Pandemic causes new problems for anti-dopers

Agence France-Presse . Lausanne | Published: 10:42, Apr 13,2021

 
 

The global reduction in travel and human contact over the last year may have played an important role in battling COVID-19 but it has added a new layer of complexity to fighting the doping cheats ahead of the Tokyo Olympics.

For more than a year, the anti-doping policemen of the sports world have been battling the restrictions imposed by the pandemic.

Social distancing, travel restrictions and the basic lack of knowledge about confirmed participants have all created problems for testers ahead of the games which were originally scheduled for July-August 2020 before being pushed back a year.

For a part of last year, when the sports world shut down in March and April, there was effectively no testing.

It resumed when competition started again in the summer but under a range of restrictions as each nation imposed their own COVID-19 regulations.

‘We test around 50 sports almost all over the world, so it’s a logistical nightmare,’ explained Benjamin Cohen, the secretary general of the International Testing Agency, which leads the anti-doping programme for the International Olympic Committee.

One problem is the daily need to stay up to date with the regulations of each country.

‘The testing department constantly has to update the list of national measures, for example to integrate the difficulty of collecting blood samples in certain countries due to the distancing rules,’ said Cohen.

Another problem is the practical difficulty that testers face when trying to do their job.

‘We had a DCO who went to Dubai,’ Travis Tygart, the head of the American agency USADA, told AFP.

‘And all the constraints they had to go through take a COVID test, demonstrate they were negative, quarantine in the hotel for a period of time. To then be at the event to do the testing. It was above and beyond anything we could have foreseen,’ he added.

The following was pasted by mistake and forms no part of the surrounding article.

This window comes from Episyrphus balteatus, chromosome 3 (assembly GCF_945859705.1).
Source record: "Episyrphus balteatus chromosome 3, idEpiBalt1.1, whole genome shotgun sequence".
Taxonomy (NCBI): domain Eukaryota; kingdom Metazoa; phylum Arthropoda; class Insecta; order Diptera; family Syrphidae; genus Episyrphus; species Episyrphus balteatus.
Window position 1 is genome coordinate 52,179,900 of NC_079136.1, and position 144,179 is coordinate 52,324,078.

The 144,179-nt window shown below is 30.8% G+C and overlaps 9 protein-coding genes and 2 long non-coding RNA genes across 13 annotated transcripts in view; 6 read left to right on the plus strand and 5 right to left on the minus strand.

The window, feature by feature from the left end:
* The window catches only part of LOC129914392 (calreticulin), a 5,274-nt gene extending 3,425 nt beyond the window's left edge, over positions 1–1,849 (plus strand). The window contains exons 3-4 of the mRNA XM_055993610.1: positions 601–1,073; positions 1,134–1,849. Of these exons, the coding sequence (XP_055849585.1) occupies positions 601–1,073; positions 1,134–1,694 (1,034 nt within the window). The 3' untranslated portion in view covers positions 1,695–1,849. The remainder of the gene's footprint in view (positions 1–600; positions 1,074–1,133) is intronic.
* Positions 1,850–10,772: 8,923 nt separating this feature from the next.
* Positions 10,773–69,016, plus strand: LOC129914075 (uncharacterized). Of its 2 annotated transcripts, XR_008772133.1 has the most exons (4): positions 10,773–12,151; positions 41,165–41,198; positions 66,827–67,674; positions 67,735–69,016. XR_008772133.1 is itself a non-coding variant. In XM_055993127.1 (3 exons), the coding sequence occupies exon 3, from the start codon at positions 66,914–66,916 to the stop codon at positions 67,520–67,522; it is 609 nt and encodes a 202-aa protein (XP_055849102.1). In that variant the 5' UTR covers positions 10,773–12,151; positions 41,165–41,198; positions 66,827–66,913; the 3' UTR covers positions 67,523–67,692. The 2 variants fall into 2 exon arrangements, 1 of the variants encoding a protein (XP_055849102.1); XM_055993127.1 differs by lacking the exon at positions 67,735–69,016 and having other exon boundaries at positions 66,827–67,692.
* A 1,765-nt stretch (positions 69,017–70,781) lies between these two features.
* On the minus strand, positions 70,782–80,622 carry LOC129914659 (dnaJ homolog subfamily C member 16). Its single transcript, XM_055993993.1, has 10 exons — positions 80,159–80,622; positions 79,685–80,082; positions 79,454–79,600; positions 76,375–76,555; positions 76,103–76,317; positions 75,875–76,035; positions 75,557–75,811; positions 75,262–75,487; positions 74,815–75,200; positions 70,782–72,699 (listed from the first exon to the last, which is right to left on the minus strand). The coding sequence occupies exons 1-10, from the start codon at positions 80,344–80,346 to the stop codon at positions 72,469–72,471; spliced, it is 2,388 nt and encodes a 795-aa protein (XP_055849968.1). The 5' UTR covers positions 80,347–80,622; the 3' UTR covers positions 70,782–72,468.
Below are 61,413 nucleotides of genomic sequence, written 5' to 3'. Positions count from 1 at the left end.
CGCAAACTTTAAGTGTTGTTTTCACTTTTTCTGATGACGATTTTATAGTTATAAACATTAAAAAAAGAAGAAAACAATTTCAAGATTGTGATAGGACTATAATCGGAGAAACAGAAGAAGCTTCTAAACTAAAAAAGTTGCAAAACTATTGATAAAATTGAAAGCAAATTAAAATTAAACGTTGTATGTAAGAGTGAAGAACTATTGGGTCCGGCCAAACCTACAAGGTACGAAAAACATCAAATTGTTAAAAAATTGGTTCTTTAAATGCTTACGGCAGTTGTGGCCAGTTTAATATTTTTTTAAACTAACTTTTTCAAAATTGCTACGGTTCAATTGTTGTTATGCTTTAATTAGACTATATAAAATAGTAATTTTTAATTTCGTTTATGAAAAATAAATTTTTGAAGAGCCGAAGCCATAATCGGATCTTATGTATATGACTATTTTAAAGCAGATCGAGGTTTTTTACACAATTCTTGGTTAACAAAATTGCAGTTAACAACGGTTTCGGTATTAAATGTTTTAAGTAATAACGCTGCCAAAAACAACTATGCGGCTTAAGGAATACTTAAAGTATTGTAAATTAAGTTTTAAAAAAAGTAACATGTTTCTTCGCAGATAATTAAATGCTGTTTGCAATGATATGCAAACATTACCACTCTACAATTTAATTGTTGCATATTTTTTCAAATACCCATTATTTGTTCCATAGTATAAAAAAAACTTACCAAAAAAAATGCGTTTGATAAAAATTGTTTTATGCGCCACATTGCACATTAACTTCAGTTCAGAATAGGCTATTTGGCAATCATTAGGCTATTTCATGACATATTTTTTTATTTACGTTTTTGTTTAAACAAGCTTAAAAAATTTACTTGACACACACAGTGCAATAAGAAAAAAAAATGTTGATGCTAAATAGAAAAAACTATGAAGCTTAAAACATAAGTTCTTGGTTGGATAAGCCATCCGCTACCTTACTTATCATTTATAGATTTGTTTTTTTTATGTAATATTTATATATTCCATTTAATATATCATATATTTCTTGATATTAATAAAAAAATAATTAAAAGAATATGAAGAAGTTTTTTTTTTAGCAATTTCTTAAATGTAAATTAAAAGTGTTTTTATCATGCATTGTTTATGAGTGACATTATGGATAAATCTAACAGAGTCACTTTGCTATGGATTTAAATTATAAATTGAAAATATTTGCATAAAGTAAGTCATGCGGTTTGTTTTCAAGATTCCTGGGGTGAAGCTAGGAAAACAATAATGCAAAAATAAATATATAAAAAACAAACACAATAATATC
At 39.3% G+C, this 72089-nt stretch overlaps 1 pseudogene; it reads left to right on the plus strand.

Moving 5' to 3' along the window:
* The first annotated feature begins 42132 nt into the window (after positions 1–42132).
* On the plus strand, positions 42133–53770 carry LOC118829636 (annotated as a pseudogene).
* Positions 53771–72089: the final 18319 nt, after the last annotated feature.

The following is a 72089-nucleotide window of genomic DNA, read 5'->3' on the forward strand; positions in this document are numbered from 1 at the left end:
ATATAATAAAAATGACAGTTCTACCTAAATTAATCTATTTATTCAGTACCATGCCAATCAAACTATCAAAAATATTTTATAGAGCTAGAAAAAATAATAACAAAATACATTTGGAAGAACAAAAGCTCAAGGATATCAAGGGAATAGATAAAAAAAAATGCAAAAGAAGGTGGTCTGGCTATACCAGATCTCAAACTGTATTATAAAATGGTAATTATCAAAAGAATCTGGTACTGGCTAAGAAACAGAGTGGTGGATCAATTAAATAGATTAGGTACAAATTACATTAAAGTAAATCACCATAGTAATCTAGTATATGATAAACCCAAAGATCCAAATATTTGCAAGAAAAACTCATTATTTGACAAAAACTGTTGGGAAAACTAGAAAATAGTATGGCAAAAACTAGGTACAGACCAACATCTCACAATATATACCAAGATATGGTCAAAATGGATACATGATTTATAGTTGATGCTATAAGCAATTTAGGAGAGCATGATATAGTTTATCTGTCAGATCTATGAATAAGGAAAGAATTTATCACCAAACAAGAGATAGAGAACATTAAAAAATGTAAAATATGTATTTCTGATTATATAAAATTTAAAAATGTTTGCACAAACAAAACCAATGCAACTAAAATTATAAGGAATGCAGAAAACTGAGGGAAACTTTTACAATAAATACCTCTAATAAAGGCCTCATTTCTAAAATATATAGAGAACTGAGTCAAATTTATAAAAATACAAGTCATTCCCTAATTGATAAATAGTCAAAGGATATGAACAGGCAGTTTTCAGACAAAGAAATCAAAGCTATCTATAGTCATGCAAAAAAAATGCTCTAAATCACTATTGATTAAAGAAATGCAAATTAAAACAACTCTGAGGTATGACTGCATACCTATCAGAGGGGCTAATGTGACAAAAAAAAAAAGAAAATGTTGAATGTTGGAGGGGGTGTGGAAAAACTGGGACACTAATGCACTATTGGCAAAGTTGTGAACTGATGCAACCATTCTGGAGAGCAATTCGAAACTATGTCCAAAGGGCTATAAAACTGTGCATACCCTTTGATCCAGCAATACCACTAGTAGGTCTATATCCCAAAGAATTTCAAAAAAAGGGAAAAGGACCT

The role of national anti-doping agencies has, by necessity, been strengthened. But not all are blessed with similar resources and nor are they endowed with the same integrity and zeal to weed out the cheats.

‘The big problem is, are we going to have a repeat of what we had in Rio?’ asked Tygart, who wants all test results to be published on the internet.

‘In Rio there were 1,913 athletes in 10 high-risk sports that had no tests heading into Rio. That has to change. It can’t be ‘Trust us, we’re going to do it right’. We need to see,’ he added.

The postponement of certain qualifying events, prolonging the uncertainty over the participants in the games poses another problem for testers who are left to monitor many more athletes than they can handle.

‘The idea is to cast a wide net before and, as we get closer to the Olympics, the ‘long list’ becomes a short list, and we start to know the names of those who are going,’ said Olivier Niggli, director general of the World Anti-Doping Agency.

But even before the pandemic, an increase in testing was struggling to keep step with the science and ingenuity of the doping cheats.

According to WADA’s annual reports the rate of positive controls amounted to one to two per cent while studies showed a level of cheating at least 10 times higher.

To bridge this gap, the fight against doping has recently developed in two complementary directions by strengthening its data analysis and by opening its door to whistle-blowers.

‘We will continue to process information, track locations and monitor the mass of data at our disposal, including the biological passport,’ said Nicole Sapstead, the boss of the UK anti-doping body, in March 2020.

Adopted since 2008 in cycling and 2011 in athletics, the biological passport offers long-term surveillance of athletes, no matter what the health restrictions.

Rarely sufficient to prove cheating on its own, it is decisive for targeting tests.

‘The key will be artificial intelligence and automation’ to better process this mountain of physiological data, said Cohen.

At the same time, WADA, which was unable to exploit the first reports of Russian doping in 2010 because its investigations were not yet confidential, in 2017 launched ‘Speak Up!’ an anonymous platform for whistle-blowers.

Many anti-doping players have followed suit, from the Athletics Integrity Unit to French and German anti-doping agencies, including the ITA, which has posted ‘Reveal’ online last February.

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